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Moose are commonly encountered by BNZ research personnel during winter. Despite high rates of predation by wolves and resident hunters, the moose population in the Tanana Flats is amongst the highest (~1 moose/km2) in North America.
K. Kielland

Studies of the interactions between vegetation processes and mammalian herbivory have been part of BNZ LTER research for over 20 years. We have found that browsing by moose and snowshoe hares controls vegetation development and nutrient cycling at a variety of scales. Mammalian herbivores control species composition, nutrient cycling, and plant population dynamics at the stand and landscape levels, and these effects are manifested both in early and late succession via herbivore effects on the interaction of biotic and abiotic processes.

Primary succession on the Tanana River floodplain is initiated by plant establishment on newly formed silt bars formed by flooding. Whereas all the major plant species (willows, alder, balsam poplar, and spruce) are present in this early wave of colonization, the successional trajectory is characterized by distinct vegetation stages reflecting the life history traits of these dominant species. Because of their high population densities in interior Alaska, mammalian herbivores may consume over 50% of the current annual growth. Consequently, they have major impacts not only on plant growth but also on nutrient cycling processes since litter from browsed plants tends to have higher nutrient concentrations and faster decomposition rates. Perhaps the largest effect of herbivory on nutrient cycling is the selective browsing by moose and snowshoe hares on willows, which leads indirectly to the dominance of alder, an important nitrogen-fixing species.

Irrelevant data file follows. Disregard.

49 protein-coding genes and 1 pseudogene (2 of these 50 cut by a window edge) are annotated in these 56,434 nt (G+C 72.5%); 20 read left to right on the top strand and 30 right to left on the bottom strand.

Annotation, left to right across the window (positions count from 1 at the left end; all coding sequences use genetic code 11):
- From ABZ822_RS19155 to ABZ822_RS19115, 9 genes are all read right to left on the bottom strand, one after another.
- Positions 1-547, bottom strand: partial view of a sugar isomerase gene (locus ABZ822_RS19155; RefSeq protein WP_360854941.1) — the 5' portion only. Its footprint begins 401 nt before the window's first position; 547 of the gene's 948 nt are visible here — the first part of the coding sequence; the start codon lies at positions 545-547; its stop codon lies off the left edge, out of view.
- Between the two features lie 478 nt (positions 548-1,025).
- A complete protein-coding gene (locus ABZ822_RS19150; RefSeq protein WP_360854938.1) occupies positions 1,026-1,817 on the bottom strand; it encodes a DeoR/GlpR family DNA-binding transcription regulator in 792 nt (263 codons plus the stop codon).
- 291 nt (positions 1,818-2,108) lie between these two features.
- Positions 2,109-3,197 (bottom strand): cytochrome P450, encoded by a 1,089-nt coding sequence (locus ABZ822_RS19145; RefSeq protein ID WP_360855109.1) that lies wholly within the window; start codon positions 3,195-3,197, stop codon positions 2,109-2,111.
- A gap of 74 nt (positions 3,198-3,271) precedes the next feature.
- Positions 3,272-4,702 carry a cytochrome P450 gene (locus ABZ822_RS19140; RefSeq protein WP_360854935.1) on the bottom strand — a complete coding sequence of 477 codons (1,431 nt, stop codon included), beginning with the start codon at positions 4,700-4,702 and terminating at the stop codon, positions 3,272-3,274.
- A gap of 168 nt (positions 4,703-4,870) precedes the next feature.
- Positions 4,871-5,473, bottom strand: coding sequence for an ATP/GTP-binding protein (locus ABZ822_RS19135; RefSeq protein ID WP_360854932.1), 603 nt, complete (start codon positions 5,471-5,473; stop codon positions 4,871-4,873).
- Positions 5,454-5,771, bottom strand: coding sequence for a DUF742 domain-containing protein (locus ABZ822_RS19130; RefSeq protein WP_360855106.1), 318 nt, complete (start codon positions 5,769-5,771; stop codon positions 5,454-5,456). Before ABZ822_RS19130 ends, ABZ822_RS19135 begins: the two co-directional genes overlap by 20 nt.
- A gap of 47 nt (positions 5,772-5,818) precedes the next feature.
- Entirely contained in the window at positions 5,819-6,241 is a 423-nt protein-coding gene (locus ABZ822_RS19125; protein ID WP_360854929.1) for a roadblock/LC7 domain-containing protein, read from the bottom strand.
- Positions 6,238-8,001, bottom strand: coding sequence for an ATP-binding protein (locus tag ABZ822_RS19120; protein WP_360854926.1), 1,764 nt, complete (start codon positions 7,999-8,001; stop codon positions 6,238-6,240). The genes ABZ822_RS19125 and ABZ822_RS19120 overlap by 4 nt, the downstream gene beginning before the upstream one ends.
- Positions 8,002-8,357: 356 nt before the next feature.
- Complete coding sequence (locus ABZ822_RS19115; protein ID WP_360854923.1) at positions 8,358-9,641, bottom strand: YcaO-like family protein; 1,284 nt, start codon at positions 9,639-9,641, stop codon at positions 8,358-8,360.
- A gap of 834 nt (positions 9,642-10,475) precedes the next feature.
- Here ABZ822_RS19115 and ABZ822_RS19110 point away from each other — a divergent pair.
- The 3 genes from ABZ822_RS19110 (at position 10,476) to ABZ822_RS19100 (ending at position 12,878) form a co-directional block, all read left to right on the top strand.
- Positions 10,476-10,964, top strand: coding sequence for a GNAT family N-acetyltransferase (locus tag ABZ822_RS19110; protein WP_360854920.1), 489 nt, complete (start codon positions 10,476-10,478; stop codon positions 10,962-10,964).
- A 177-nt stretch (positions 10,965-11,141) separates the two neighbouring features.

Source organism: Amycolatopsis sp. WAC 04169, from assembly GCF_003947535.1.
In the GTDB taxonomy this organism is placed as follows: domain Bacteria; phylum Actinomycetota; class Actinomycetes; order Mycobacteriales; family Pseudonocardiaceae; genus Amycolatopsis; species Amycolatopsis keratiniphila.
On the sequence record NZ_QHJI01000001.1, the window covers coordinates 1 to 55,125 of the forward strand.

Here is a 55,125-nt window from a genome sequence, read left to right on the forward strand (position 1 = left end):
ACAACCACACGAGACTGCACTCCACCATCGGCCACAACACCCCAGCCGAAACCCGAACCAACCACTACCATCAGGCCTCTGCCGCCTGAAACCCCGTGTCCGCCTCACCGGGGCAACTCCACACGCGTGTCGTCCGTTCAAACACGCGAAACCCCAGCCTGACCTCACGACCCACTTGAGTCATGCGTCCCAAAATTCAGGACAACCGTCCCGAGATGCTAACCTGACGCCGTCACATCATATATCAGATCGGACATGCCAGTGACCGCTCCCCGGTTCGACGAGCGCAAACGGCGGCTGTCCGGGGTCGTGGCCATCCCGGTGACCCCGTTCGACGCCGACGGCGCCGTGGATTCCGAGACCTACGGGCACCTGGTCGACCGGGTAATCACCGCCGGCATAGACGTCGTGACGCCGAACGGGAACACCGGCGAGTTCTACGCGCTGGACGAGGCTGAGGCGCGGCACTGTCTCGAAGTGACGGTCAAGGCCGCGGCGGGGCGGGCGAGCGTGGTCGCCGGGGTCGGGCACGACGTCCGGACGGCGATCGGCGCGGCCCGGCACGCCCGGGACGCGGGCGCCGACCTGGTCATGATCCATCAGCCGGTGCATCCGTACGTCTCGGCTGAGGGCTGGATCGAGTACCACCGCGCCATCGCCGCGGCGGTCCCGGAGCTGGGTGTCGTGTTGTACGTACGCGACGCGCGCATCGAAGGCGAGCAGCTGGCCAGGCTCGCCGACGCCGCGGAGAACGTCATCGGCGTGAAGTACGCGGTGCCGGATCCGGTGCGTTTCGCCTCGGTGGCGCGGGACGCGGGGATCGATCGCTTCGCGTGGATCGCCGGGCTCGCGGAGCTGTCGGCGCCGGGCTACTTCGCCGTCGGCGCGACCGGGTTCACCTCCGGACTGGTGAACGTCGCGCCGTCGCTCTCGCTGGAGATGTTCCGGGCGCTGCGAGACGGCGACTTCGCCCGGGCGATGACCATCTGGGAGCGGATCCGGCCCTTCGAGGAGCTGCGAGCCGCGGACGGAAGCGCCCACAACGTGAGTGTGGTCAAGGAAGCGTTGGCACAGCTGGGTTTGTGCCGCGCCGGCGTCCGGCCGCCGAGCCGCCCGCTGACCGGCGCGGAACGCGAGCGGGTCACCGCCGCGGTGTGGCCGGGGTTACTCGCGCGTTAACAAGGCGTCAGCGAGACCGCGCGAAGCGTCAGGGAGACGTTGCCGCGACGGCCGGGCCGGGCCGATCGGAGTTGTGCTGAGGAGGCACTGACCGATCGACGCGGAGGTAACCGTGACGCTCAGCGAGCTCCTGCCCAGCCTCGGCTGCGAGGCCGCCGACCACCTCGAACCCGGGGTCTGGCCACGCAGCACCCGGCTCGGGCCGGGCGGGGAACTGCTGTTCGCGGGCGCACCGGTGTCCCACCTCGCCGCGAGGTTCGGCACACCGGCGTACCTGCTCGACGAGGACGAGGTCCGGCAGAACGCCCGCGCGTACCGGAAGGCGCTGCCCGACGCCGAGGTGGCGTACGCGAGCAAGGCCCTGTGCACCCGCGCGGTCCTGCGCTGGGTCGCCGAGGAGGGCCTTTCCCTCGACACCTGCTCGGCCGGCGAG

During periods of high snowshoe hare density, browsing on seedlings of late-successional species such as white and black spruce can result in effects on forest community composition that persist for decades. Studies of snowshoe hare populations at BNZ have shown that, in addition to the classical decadal population cycle, hare abundance varies nearly as much on an intra-annual basis, underscoring the large oscillations of resource availability in boreal forests.

The effects of mammalian herbivory can also alter the activity and abundance of insects and other arthropods. For example, the longer shoots produced by browsed willows experience higher rates of sawfly infestations than the shorter shoots on mature-growth form plants. Moreover, the generally warmer and drier microclimate on the forest floor, caused by browsing-induced changes in canopy structure, results in altered composition in the guilds of ground-dwelling insects. Thus, mammalian herbivory exerts significant control over biogeochemistry and successional dynamics at the level of the species, community and the ecosystem.

Changes in alder and willow abundance (expressed as leaf litter biomass ratio) in the presence and absence of mammalian herbivory on the Tanana River floodplain.
K. Kielland, BNZ LTER
For further reading: 
Angell, A. and K. Kielland. 2009. Establishment and growth of white spruce on a boreal forest floodplain: interactions between microclimate and mammalian herbivory. Forest Ecology and Management 258:2475-2480
Butler, L.G., K. Kielland, T.S. Rupp, and T.A. Hanley. 2007. Interactive controls of herbivory and fluvial dynamics over vegetation patterns along the Tanana River, interior Alaska. J. Biogeography 34:1622-1631.
Kielland, K., J.P. Bryant, and R.W. Ruess. 2006. Mammalian herbivory, ecosystem engineering, and ecological cascades in taiga forests. Pages 211-226, In: F.S. Chapin, III, M.W. Oswood, K. Van Cleve, L. Viereck, and D. Verbyla (editors), Alaska’s Changing Boreal Forest, Oxford University Press, New York, NY.
For further information: 
K. Kielland
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